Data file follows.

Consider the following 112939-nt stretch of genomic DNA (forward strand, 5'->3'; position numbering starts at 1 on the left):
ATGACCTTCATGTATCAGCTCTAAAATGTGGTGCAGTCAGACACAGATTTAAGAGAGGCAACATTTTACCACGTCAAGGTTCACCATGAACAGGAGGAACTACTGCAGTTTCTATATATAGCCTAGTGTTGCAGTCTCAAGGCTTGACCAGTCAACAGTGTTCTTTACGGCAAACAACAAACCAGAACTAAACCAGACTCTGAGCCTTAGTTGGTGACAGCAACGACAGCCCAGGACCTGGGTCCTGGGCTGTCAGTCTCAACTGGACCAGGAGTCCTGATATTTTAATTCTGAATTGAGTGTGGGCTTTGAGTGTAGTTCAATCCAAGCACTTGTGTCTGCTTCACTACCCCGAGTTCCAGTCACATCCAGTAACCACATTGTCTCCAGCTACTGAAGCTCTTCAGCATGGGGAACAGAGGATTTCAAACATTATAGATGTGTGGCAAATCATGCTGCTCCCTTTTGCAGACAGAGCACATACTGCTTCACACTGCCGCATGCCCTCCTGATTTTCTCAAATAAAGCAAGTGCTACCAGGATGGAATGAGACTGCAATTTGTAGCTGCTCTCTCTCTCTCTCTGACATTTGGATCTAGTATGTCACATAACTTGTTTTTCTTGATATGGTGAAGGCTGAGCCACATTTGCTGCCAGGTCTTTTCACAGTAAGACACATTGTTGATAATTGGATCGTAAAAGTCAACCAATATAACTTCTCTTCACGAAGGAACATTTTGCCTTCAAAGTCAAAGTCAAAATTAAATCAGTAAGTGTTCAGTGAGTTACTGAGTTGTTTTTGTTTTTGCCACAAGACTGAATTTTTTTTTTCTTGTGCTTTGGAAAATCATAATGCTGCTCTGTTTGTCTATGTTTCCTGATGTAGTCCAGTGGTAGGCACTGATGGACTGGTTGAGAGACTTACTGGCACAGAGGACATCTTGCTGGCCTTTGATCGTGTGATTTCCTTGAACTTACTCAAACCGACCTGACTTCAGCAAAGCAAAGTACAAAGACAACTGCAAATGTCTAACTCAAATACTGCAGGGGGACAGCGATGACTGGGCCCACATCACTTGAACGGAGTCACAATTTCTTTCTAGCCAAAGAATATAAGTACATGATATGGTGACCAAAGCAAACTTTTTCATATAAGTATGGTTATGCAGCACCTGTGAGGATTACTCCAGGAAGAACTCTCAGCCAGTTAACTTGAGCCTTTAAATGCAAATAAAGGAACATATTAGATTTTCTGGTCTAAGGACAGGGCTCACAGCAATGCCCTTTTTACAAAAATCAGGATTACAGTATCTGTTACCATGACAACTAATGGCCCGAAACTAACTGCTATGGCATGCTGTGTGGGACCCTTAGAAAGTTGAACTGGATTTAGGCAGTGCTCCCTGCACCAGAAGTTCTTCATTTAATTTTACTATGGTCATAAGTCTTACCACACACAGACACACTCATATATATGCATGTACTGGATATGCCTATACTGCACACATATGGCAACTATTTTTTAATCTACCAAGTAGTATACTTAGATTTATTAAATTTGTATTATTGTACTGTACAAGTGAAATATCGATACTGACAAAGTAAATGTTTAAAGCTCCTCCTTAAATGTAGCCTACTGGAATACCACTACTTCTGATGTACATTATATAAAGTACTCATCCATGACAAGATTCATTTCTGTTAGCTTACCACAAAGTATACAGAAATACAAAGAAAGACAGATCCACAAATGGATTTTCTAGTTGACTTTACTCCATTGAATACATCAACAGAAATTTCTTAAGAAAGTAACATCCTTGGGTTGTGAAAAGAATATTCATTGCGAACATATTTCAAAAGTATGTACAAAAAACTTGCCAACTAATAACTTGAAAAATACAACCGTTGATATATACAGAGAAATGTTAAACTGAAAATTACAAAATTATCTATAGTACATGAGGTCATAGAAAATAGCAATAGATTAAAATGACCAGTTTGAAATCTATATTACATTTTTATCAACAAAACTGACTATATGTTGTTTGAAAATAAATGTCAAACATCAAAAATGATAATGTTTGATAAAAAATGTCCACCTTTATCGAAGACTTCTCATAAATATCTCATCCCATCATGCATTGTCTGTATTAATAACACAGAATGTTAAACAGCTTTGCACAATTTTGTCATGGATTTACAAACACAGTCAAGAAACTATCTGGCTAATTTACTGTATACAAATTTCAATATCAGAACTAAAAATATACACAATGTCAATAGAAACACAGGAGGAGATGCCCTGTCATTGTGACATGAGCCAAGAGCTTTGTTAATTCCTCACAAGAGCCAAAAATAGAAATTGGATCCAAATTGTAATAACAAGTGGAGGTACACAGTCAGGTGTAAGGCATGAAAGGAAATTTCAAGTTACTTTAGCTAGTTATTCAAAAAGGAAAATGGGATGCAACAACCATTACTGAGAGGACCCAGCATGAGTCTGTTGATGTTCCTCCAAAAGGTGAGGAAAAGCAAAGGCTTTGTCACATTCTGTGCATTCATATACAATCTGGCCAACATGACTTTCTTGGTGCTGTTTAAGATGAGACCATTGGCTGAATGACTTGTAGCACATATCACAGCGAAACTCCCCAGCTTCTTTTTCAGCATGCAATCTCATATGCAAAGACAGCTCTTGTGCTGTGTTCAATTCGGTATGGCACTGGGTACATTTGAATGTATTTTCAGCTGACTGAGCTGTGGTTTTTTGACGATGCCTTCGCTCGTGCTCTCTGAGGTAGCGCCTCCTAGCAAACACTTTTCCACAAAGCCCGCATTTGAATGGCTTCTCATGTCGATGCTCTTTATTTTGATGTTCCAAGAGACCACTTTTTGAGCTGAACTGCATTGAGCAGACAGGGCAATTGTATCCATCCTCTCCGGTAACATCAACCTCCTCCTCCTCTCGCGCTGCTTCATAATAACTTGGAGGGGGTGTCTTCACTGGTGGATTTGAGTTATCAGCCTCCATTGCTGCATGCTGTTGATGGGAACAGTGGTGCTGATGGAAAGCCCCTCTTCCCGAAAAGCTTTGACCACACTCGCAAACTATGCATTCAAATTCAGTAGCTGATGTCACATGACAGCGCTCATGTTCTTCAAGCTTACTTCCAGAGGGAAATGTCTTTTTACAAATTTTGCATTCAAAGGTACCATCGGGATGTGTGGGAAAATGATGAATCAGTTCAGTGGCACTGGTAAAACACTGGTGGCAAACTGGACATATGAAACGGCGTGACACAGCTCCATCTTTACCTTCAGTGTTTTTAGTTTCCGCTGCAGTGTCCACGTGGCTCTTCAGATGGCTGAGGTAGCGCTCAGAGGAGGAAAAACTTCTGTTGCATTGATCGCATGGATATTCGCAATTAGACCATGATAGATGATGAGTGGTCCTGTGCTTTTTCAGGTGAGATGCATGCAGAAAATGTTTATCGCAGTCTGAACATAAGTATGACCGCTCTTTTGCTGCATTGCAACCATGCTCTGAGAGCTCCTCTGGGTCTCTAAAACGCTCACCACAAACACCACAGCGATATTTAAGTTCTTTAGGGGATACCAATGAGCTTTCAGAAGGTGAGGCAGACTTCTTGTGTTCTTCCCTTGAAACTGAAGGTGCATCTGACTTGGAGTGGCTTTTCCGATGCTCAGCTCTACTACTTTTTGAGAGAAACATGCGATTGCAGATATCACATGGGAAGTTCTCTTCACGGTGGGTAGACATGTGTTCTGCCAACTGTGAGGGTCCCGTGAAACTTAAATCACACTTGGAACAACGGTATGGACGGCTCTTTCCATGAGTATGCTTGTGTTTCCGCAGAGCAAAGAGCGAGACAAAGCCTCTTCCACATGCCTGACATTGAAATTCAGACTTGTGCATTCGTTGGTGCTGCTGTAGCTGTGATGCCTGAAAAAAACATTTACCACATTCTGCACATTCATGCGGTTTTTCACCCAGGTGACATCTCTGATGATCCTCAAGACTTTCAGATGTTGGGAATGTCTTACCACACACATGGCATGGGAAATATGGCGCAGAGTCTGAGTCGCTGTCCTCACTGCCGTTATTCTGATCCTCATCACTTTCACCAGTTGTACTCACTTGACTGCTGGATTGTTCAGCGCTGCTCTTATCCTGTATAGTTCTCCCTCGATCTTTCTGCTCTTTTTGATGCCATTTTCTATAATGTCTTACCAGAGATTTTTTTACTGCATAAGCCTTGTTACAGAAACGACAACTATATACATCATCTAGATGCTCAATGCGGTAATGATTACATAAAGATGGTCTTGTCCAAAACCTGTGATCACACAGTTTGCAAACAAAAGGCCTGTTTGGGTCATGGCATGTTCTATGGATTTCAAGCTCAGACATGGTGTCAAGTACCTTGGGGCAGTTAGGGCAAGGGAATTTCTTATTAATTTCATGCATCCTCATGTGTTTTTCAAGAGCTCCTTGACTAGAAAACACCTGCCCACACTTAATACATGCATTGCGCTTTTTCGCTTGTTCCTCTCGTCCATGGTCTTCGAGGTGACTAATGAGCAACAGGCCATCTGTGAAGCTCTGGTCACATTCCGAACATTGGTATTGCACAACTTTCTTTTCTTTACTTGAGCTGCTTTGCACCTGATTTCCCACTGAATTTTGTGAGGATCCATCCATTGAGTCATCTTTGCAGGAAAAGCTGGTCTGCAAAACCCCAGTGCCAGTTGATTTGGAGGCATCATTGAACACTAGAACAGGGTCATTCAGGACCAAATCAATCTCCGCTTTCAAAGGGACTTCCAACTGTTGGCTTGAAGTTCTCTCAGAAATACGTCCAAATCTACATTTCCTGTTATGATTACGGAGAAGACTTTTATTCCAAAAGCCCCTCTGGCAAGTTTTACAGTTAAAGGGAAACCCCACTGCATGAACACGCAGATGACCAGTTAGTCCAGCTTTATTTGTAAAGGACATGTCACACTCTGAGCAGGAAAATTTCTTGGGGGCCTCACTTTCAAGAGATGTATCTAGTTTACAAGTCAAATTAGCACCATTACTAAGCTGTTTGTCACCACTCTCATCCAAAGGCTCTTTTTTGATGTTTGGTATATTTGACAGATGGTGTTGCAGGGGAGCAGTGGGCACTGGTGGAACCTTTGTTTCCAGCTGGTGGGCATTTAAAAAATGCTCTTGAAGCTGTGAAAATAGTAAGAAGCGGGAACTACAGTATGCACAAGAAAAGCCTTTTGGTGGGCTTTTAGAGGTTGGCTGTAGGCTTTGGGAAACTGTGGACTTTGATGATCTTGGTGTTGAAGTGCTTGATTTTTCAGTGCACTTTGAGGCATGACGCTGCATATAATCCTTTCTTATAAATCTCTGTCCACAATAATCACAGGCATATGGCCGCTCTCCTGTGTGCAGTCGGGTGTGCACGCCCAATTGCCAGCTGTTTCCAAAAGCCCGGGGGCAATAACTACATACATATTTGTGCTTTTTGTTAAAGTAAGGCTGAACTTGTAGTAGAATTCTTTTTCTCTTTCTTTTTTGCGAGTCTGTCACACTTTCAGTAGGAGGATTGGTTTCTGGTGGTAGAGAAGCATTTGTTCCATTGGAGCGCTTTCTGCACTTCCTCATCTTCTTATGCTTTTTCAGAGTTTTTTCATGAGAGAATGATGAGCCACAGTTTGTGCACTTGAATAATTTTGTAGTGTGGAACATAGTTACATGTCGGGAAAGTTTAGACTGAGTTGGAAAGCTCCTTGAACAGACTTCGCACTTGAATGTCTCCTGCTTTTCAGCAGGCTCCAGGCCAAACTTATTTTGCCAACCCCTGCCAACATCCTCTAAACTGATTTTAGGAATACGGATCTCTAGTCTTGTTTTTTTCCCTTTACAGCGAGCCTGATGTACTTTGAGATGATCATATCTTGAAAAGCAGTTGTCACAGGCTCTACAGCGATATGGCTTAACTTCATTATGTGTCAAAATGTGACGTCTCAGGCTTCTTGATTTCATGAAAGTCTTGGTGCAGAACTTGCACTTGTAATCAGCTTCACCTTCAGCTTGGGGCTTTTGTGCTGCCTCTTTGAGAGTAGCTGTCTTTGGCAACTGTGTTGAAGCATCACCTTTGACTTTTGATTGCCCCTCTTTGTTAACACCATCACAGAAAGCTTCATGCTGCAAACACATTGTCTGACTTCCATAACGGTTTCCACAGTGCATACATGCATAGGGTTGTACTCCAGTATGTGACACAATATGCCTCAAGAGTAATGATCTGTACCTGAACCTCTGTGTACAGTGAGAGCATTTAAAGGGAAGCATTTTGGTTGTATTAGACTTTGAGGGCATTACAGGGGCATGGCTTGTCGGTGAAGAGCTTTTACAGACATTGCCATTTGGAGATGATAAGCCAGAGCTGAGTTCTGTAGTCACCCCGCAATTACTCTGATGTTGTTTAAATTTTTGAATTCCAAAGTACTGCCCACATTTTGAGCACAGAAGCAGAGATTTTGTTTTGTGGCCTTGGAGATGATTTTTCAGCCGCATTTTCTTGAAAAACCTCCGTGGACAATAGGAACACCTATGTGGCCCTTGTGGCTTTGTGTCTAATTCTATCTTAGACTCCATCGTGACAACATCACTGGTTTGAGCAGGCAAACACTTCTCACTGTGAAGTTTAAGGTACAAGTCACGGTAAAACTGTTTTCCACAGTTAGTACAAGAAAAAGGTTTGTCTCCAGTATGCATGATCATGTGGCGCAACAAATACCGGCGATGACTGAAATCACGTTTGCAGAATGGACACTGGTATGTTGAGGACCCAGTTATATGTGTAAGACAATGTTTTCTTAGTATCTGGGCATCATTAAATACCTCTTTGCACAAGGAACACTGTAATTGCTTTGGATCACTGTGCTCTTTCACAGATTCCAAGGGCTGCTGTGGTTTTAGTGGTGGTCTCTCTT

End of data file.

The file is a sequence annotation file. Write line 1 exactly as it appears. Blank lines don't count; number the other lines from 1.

Consider the following 112939-nt stretch of genomic DNA (forward strand, 5'->3'; position numbering starts at 1 on the left):